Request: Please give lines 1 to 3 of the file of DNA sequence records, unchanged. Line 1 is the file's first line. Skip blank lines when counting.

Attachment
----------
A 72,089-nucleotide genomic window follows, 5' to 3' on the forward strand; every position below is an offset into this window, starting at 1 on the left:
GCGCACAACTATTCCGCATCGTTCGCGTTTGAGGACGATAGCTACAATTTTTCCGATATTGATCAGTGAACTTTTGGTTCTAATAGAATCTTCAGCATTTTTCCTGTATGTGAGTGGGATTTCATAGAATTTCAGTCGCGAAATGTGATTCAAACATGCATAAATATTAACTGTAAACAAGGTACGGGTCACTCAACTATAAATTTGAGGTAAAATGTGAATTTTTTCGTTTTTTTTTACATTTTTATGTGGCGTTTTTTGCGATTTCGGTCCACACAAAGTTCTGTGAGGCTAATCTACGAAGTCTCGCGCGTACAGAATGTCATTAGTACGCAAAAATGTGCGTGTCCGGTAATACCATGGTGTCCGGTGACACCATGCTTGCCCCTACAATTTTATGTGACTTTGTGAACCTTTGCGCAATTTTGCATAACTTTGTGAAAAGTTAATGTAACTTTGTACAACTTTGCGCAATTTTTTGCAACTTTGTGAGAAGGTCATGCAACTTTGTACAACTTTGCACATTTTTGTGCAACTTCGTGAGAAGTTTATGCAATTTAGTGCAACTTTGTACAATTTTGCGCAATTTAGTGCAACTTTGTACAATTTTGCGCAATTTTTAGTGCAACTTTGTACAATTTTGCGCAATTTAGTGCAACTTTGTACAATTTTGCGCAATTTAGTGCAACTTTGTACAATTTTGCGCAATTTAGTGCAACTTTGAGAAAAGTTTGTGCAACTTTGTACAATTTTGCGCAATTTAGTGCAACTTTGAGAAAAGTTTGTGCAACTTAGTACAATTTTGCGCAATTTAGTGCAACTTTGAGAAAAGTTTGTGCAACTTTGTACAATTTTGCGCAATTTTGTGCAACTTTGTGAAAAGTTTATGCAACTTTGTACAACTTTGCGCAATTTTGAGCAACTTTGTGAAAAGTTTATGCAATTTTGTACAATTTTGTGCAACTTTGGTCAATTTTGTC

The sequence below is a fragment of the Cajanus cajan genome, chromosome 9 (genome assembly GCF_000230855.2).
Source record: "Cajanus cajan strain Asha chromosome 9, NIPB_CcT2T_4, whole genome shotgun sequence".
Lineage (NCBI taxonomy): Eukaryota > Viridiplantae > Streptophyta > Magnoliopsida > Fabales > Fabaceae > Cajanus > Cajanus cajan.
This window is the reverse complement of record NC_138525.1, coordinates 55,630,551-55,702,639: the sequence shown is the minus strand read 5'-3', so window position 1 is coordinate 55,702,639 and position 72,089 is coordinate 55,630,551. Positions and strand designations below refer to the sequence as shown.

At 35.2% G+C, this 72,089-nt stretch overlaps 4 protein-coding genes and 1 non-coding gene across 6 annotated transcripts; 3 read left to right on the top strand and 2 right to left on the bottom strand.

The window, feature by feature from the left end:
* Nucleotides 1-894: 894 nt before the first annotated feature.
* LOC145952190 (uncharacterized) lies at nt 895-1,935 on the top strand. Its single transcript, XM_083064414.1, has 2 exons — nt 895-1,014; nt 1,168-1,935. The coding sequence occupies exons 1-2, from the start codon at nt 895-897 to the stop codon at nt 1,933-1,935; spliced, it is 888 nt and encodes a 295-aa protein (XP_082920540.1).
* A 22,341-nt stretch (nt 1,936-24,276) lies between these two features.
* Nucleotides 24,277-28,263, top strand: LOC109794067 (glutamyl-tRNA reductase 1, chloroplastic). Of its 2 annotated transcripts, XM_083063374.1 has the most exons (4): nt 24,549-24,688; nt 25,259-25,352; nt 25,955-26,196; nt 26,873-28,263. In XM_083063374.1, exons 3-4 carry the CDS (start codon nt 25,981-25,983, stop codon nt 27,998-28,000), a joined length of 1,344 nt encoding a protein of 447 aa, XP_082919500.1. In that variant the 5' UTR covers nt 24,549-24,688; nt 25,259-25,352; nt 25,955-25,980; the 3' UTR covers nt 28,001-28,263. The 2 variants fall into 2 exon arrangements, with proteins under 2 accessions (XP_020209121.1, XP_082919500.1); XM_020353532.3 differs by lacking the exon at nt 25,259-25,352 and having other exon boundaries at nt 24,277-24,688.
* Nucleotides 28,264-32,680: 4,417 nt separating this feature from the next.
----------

A 72,089-nucleotide genomic window follows, 5' to 3' on the forward strand; every position below is an offset into this window, starting at 1 on the left:
GCGCACAACTATTCCGCATCGTTCGCGTTTGAGGACGATAGCTACAATTTTTCCGATATTGATCAGTGAACTTTTGGTTCTAATAGAATCTTCAGCATTTTTCCTGTATGTGAGTGGGATTTCATAGAATTTCAGTCGCGAAATGTGATTCAAACATGCATAAATATTAACTGTAAACAAGGTACGGGTCACTCAACTATAAATTTGAGGTAAAATGTGAATTTTTTCGTTTTTTTTTACATTTTTATGTGGCGTTTTTTGCGATTTCGGTCCACACAAAGTTCTGTGAGGCTAATCTACGAAGTCTCGCGCGTACAGAATGTCATTAGTACGCAAAAATGTGCGTGTCCGGTAATACCATGGTGTCCGGTGACACCATGCTTGCCCCTACAATTTTATGTGACTTTGTGAACCTTTGCGCAATTTTGCATAACTTTGTGAAAAGTTAATGTAACTTTGTACAACTTTGCGCAATTTTTTGCAACTTTGTGAGAAGGTCATGCAACTTTGTACAACTTTGCACATTTTTGTGCAACTTCGTGAGAAGTTTATGCAATTTAGTGCAACTTTGTACAATTTTGCGCAATTTAGTGCAACTTTGTACAATTTTGCGCAATTTTTAGTGCAACTTTGTACAATTTTGCGCAATTTAGTGCAACTTTGTACAATTTTGCGCAATTTAGTGCAACTTTGTACAATTTTGCGCAATTTAGTGCAACTTTGAGAAAAGTTTGTGCAACTTTGTACAATTTTGCGCAATTTAGTGCAACTTTGAGAAAAGTTTGTGCAACTTAGTACAATTTTGCGCAATTTAGTGCAACTTTGAGAAAAGTTTGTGCAACTTTGTACAATTTTGCGCAATTTTGTGCAACTTTGTGAAAAGTTTATGCAACTTTGTACAACTTTGCGCAATTTTGAGCAACTTTGTGAAAAGTTTATGCAATTTTGTACAATTTTGTGCAACTTTGGTCAATTTTGTC

The sequence below is a fragment of the Cajanus cajan genome, chromosome 9 (genome assembly GCF_000230855.2).